As the Ducks lose one player to Sweden, they bring another one in from there, as they picked up winger Joakim Lindstrom from Columbus on Tuesday. Ducks Vice President of Hockey Operations Bob Murray indicated after the trade that Lindstrom will be given a shot to be a top-six forward this coming season. That, of course, is the same thing Brian Burke said about Bobby Ryan a few days ago. Lindstrom's potential at this level remains to be seen, since he only played 25 games with the Blue Jackets last year. But he lit it up in the AHL with Syracuse, with 60 points in just 49 games. What we do know is the Ducks have picked up guys before that didn't get good opportunities in Columbus. Their names? Francois Beauchemin and Todd Marchant.

We'll find out in the fall whether he has what it takes to break into those top two forward lines in Anaheim. The Ducks potentially have yet another guy on the 2008-09 roster who would be a top-six forward. (We're 16 days late and counting, Flash.)

Speaking of No. 8, the Finnish press got this exclusive video of him not playing hockey. I'm dying to know what this story's about. Never in my life could I have foreseen a desire to speak fluent Finnish. I don't recall them offering that at my high school.

The Kings finally got around to hiring a coach, announcing today that former Flyers assistant Terry Murray (brother of former Duck coach and current Ottawa GM Bryan Murray) will take the job. Kings GM Dean Lombardi called Murray's new gig the toughest job in the NHL, because of the Kings' youth and their rebuilding process.

Murray acknowledged that, saying, "This is a very difficult league to play in; this is a man's league. We're young, we're going to get younger. We need to get younger. We need to get the young guys going ... It's going to be hard, I'll tell you that right now."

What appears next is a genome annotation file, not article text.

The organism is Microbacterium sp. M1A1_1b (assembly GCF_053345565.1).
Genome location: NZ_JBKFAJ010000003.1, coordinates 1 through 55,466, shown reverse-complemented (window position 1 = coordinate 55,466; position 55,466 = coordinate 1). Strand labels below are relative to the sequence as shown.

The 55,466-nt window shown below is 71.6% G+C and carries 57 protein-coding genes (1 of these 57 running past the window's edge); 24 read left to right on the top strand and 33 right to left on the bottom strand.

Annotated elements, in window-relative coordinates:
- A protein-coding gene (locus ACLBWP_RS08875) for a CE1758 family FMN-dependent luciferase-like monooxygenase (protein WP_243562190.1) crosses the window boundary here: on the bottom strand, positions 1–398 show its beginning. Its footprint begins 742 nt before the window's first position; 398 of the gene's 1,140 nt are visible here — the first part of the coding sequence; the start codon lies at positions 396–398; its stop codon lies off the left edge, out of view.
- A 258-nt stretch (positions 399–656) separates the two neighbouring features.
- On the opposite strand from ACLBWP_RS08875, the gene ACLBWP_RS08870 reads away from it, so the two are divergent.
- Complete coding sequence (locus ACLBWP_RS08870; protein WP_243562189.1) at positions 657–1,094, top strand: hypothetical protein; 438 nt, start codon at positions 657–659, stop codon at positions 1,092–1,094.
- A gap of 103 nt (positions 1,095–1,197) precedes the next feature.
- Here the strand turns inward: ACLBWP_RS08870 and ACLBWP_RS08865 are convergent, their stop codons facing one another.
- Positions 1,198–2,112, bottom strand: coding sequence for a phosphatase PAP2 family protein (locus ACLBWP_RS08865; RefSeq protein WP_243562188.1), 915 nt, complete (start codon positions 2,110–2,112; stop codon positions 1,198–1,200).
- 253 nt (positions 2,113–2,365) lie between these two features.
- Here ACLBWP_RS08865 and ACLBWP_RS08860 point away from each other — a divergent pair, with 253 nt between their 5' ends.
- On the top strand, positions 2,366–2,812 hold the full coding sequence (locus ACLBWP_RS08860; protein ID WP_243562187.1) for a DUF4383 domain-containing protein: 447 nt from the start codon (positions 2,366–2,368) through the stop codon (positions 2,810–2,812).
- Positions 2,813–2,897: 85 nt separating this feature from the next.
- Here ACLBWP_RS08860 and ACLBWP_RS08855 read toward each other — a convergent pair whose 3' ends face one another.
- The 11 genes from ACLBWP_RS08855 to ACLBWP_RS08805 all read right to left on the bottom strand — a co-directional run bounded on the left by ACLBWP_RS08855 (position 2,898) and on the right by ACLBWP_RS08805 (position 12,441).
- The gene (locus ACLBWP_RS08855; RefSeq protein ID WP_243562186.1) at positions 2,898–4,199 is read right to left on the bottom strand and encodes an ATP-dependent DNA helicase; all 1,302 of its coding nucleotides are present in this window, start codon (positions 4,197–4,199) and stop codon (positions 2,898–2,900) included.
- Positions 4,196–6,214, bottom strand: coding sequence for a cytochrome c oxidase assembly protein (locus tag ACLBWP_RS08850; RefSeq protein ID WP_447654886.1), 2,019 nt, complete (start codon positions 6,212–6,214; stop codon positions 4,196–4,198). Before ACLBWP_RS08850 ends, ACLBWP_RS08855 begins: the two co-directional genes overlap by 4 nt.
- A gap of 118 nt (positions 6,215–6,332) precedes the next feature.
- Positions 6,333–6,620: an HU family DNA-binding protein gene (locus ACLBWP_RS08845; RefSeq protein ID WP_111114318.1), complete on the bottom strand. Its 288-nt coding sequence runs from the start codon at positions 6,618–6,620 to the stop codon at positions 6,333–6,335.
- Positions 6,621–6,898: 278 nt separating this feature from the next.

Now that's how you sell hockey tickets, ladies and gentlemen.

Lombardi praised Murray with these words: "He knows and distinguishes those who are kissing his butt from those who are busting their butt. "

Geez, let's hope so.

Updated July 16 at 4:59 p.m.

Who would have known that sitting in judgment of dozens of good-looking girls in white tank tops and black spandex pants could be so exhausting?

But that was the way I felt after yesterday’s eight-hour day at Anaheim Ice, in which I was among a group that judged potential Ducks Power Players on a number of criteria that included skating skills, interview skills and -- let's not avoid the obvious -- how they would look in the uniform. (And as you can see from the time above, it took me nearly all day to properly put the experience in perspective 24 hours later.)

My first thought when I strutted into Anaheim Ice around 9:30 a.m. and saw that most of the girls were already crowded around the rink lobby was, They actually asked me to do this. And technically, I’m being paid for it.

After all of the girls had laced up their skates (many of them provided by the rink) they headed onto the ice. For many of the girls, it was the first time wearing hockey skates rather than figure skates – and for a few of them, it showed.

As the girls were asked to cruise around the rink as a group, it was quickly evident that there was a wide spectrum of skating skills among them. The skills ranged from a couple of Michelle Kwans (or at least Scott Niedermayers) to something that looked like a baby deer being born. Later the girls were lined up and asked to skate one-by-one to the blueline and back, then around half of the rink. The handful of skilled skaters were able to screech to a stop, kicking up snow with their blades. The others? Their stopping methods including one or all of the following: A) slowing to a stop as if pulling up to a red light; B) catching their balance as they did an accidental 180; C) grabbing on to the girl closest to them; or D) slamming into the boards and grabbing onto the glass.

The skating session ended with them dashing around the rink as a group again, encouraged to show some flair as Ducks Entertainment Manager Chris Brown played various genres of pop songs from a rinkside iPod. It was a refreshing opportunity to see some excitement in the girls, who up until that point had looked mostly frightened to death. As I watched the several dozen girls enthusiastically glide around the ice to music, I mentioned to a fellow judge that we should make that part of the intermission entertainment at Honda Center. “Yeah,” she said, “and then our concession sales would go WAY down.”